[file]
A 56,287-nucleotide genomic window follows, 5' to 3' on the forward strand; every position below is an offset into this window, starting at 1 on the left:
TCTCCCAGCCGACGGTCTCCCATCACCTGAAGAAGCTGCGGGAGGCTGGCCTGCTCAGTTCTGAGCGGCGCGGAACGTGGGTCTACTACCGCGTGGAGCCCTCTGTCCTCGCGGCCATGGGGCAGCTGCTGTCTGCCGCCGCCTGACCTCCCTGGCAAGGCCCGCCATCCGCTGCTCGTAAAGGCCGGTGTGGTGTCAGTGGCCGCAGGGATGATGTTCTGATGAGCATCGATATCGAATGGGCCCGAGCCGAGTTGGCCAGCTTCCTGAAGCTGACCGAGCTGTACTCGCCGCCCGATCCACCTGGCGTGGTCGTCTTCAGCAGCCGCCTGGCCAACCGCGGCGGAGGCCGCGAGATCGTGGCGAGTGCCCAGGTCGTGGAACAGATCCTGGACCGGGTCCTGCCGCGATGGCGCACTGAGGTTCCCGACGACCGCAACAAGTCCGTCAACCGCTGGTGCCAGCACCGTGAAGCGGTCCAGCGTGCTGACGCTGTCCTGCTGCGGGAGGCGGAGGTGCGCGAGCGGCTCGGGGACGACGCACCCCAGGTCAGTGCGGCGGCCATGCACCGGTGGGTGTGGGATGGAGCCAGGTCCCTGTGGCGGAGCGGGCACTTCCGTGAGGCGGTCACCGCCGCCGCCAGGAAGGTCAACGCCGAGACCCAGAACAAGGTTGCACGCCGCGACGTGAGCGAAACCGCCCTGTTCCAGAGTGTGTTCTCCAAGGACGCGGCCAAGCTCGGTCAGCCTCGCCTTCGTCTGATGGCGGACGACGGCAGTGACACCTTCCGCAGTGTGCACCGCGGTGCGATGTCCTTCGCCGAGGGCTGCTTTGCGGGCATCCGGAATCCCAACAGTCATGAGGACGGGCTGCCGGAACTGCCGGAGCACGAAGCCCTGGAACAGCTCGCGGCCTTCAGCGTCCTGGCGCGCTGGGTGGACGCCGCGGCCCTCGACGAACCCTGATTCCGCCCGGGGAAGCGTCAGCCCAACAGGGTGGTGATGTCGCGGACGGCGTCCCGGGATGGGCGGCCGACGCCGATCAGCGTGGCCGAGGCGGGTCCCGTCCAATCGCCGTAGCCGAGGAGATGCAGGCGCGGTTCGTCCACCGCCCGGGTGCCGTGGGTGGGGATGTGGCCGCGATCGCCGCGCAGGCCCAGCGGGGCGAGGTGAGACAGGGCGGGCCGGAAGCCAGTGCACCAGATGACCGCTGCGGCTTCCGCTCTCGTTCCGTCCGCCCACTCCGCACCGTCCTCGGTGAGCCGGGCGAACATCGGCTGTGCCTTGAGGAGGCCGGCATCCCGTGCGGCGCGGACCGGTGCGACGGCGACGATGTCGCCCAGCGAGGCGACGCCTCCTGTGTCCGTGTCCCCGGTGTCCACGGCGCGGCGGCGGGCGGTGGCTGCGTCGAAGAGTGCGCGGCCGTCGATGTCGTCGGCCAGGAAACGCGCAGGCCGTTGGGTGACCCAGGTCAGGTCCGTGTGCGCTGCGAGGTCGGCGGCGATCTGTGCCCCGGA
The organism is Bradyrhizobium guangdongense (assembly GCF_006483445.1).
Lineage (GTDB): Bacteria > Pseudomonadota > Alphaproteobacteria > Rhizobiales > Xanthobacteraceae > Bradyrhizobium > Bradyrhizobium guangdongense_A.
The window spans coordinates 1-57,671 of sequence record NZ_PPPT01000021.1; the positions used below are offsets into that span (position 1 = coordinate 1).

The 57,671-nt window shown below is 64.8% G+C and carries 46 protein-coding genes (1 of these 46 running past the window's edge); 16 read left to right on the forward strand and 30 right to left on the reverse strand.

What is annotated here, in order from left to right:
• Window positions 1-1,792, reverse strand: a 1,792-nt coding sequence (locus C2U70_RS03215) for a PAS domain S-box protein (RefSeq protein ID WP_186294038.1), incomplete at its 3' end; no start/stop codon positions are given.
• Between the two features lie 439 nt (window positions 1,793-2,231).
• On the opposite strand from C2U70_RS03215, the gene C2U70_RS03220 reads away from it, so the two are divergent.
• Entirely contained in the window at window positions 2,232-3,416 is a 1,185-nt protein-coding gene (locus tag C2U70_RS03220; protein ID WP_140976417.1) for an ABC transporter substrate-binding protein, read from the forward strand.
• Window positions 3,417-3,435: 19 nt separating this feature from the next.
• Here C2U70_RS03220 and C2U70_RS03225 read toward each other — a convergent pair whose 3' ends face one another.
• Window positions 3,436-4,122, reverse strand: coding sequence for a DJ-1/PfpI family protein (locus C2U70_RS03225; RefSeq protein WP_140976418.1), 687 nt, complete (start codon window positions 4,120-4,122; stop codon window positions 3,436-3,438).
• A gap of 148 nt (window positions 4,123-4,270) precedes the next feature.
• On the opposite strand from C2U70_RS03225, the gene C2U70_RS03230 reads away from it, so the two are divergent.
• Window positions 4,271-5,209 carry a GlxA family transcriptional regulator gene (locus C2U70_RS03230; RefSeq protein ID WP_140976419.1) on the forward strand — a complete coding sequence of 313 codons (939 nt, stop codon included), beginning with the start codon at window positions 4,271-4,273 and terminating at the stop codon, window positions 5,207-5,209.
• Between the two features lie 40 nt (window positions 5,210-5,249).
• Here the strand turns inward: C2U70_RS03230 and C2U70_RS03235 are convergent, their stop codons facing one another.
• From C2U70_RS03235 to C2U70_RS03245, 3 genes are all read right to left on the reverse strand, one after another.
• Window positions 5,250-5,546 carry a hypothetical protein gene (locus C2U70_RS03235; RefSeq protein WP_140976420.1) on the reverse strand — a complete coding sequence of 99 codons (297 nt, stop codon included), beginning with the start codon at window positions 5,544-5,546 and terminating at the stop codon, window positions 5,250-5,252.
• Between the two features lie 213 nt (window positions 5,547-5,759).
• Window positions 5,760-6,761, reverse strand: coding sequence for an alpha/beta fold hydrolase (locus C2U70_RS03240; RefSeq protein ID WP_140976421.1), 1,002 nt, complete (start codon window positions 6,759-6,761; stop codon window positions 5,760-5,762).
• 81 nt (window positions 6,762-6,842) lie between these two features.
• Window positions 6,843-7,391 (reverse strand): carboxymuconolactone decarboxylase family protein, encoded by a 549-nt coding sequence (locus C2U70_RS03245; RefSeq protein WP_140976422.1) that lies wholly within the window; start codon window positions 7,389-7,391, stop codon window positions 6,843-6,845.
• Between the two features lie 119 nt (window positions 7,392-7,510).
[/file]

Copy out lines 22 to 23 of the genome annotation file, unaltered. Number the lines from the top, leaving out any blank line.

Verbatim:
• Between the two features lie 213 nt (window positions 5,547-5,759).
• Window positions 5,760-6,761, reverse strand: coding sequence for an alpha/beta fold hydrolase (locus C2U70_RS03240; RefSeq protein ID WP_140976421.1), 1,002 nt, complete (start codon window positions 6,759-6,761; stop codon window positions 5,760-5,762).